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Eugene Weekly : Outdoors : 2.22.07

Mountain Hellderness

Not all hikes are recommended

BY JAMES JOHNSTON

The author of this column enjoys being outdoors and sharing those experiences with others. I try to make the excursions described herein fun and easy. I had thought to do a column about winter wilderness travel, something more challenging than most EW hikes but manageable for a decent skier or snowshoer.

This has proven difficult. My first attempt at a column involved a ski trip across the Strawberry Mountain Wilderness in Eastern Oregon; unfortunately my chosen route proved infeasible due to lack of snow on southern aspects. A second trip into the Waldo Lake Wilderness devolved into low intensity warfare with snowmobilers that left many key destinations unreached. A trek south from Hwy. 20 to Mount Washington along the Pacific Crest Trail (PCT) sounded easy, and my deadline was looming …

After a leisurely breakfast at Hoodoo Lodge, I hit the trail. The first four miles from Hoodoo is along a well-groomed ski track, and I make great time under a bright sun.

Once I turn south into the Mount Washington Wilderness, I am almost immediately off track. The PCT is easy to find, but you know how it goes: You follow a nice set of ski tracks for a while, and they take you off in the opposite direction from where you're going.

The north side of the wilderness is densely forested, and you can't even see the mountain until you're pretty close, but no matter. I have a compass and bearings to anything from anywhere in the Cascades memorized better than my phone number. From the PCT trailhead on the north side of Mount Washington will be about a 180-185 degree bearing to the west flank of the mountain, so off I go, crab-walking my way up steep slopes of mountain hemlock and subalpine fir.

Mount Washington is dominated by a tall tombstone-like ridge in the dead center of the mountain, from which a half dozen shorter ridges radiate out in all directions, with deep cirque basins in between. After an hour or two of slogging uphill I find myself perched precariously on the knife's edge of the northern shoulder of the mountain, at least three quarters of a mile farther east than my intended route. So much for my vaunted orienteering skills.

This is a bit of a pickle. For purely aesthetic reasons, I am aiming for the southwest side of the mountain, knowing for a certain fact that at 5:30 pm the sun will sink below the horizon at a 223-degree SW bearing. The weather conditions give me hope that the dying sun will cast warm photogenic light on the southwest flank of the mountain. But here I am, about half way up the far northern side of the mountain. The only thing for it, of course, is to keep going up and contour around the west side of the mountain right below the summit.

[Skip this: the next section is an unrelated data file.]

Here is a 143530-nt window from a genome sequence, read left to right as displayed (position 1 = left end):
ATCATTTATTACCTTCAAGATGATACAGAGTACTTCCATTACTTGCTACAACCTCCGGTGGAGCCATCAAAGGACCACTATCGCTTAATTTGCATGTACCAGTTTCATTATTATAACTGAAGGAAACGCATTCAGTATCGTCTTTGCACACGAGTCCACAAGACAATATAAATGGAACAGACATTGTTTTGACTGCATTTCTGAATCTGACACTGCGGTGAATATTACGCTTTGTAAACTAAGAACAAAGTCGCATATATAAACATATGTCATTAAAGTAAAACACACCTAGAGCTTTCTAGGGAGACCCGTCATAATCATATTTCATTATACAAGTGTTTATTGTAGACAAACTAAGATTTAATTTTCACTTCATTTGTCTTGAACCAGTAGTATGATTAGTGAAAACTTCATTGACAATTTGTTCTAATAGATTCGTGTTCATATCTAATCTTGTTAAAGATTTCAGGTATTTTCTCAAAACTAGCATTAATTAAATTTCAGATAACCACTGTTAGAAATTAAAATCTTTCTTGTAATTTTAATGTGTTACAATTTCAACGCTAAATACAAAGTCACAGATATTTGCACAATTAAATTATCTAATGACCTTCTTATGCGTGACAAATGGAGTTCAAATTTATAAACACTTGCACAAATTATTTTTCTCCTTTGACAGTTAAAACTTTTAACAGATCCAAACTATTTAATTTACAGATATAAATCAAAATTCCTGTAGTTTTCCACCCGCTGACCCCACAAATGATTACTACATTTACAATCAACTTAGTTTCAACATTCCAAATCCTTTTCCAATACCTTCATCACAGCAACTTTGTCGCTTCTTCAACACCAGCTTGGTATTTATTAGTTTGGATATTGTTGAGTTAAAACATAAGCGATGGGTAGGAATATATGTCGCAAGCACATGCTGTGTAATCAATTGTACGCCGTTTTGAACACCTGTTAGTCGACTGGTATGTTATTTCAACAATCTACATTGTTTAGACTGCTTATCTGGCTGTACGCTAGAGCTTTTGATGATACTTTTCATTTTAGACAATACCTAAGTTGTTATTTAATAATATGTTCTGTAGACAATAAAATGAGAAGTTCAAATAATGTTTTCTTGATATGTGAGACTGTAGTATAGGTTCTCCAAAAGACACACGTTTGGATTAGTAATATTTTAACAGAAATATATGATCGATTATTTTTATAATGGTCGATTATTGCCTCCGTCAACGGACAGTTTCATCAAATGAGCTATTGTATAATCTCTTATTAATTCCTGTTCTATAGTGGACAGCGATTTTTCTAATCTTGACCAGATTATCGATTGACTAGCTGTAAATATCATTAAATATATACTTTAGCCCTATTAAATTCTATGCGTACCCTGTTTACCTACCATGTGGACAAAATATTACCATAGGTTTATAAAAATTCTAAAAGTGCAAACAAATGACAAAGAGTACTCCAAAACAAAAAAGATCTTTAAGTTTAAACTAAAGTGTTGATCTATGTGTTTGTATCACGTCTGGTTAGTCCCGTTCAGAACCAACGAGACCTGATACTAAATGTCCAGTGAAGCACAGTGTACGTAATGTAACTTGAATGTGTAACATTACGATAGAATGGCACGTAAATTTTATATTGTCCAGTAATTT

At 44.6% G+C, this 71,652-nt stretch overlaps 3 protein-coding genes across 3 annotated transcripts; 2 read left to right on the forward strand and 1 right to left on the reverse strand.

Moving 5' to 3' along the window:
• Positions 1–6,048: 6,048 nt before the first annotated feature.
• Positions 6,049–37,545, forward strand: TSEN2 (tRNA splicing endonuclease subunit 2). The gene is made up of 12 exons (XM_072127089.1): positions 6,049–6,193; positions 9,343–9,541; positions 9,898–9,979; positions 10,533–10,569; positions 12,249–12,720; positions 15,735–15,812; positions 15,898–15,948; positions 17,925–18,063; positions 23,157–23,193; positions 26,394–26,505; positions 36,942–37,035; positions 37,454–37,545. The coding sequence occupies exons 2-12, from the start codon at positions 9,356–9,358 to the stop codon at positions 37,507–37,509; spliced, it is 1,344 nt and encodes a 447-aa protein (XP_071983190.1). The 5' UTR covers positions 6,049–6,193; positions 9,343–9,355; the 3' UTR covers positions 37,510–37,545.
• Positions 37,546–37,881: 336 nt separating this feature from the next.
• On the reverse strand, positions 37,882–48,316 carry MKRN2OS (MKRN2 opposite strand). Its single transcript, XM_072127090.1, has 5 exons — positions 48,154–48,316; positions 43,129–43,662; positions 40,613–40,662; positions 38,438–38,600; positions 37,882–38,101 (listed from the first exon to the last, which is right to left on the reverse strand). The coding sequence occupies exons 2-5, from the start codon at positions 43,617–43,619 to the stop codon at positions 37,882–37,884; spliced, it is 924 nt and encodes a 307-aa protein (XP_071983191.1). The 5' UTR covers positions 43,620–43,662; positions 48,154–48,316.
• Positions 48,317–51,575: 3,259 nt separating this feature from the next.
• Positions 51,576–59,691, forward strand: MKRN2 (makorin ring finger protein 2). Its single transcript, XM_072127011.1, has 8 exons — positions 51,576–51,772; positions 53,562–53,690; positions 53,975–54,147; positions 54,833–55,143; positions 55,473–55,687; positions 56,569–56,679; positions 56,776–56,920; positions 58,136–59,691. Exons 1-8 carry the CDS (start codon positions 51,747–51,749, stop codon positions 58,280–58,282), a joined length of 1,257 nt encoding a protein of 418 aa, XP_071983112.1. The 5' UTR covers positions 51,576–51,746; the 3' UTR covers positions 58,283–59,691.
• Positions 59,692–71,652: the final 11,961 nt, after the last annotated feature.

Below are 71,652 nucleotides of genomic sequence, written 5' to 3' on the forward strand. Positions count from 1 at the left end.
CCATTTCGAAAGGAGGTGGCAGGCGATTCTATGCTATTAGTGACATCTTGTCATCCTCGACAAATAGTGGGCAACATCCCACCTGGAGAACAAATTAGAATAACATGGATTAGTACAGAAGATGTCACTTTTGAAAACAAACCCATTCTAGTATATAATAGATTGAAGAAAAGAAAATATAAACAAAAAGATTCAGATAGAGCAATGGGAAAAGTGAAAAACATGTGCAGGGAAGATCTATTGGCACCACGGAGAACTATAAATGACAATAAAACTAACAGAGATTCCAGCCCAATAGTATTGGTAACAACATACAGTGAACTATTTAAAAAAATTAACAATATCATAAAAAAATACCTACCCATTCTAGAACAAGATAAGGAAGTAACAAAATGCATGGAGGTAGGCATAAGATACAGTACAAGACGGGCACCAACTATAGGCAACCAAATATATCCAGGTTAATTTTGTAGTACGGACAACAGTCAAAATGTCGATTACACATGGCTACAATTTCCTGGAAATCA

Three hours of scrambling along a rock ledge and I am in place, and perfectly timed, too. The sun is going dow, and my camera is lashed to my patented makeshift tripod (skis sunk in the snow).

The end of day lighting on the mountain turns out to be quite mediocre. Huh. Well, it's 6 pm. It is dark, and I am at 7,500 feet, nine miles from my vehicle, in the middle of the wilderness. I strap on my skis and begin a slow careful slalom down an ice packed chute leading to the tree line.

Snow conditions among the trees are terrible: Broken, crusty snow, the ruts and divots ill defined by the dim glow of my headlamp. I am heading southwest now, trying to lose some elevation before cutting north to Hidden Valley, where it will be smooth sailing all the way back to my ride.

This is always about the time that something real messed up happens, and sure enough, I make a too-tight turn around a tree and dig in with my poles, which promptly collapse, dumping me headfirst into a root well. I am uninjured, but upside down, skis pointed at the stars, face pressed into the snow, and my ski pole bent double and completely useless.

It is now about 8:30 pm. The moon's not up. I am in thick trees, on frozen snow, with one ski pole. Six miles to go. Fun, fun. As far as I'm concerned, the biggest problem at this point is lack of water. I started out with two full liters, which is not nearly enough. I stick some ice in with the little remaining water and put the bottle against my chest to warm it. Melt, damn you. Skiing downhill with one ski pole among the trees is not easy, and I fall on my face after another mile. It really doesn't feel good landing on my water bottle. Put the bottle back in my backpack. The ice hasn't melted.

It is really freakin' dark in this goddamned forest. I hate skiing. Four more miles to go. I stare at the green glowing dial of my compass. My bearing is at 0 degrees exactly. My compass is a good piece of gear, something that you can depend on, not like these cheap ass ski poles. I eat some snow. There are lights ahead: The Seven Day Adventist Church Camp on the shores of Big Lake. Whew. I will be able to take a snowed-over road from here out.

The road is a sheet of ice. I stick with it for a mile or so. Two more miles to go. I am very thirsty. I am very sore from falling on ice. To hell with skiing. I take off the skis and strap them to my backpack. I am walking the rest of the way. I take three steps, and fall down on the ice. To hell with walking. Maybe I will just crawl back to my rig; what about that, you stupid road? What are you going to do about that, huh? Hee-hee.

Whoa, get a grip on yourself, Johnston. You are starting to act weird. Are you seriously lying face down on this frozen road giggling to yourself?

Hoo-boy. OK, left foot, now the right foot. What in the hell is that? Oh, yeah, the moon. The bright cantaloupe glow of a full moon through the burned-up lodgepole snags provides enough light to see the bad spots in the road, and I put the skis back on.

Skiing is fun.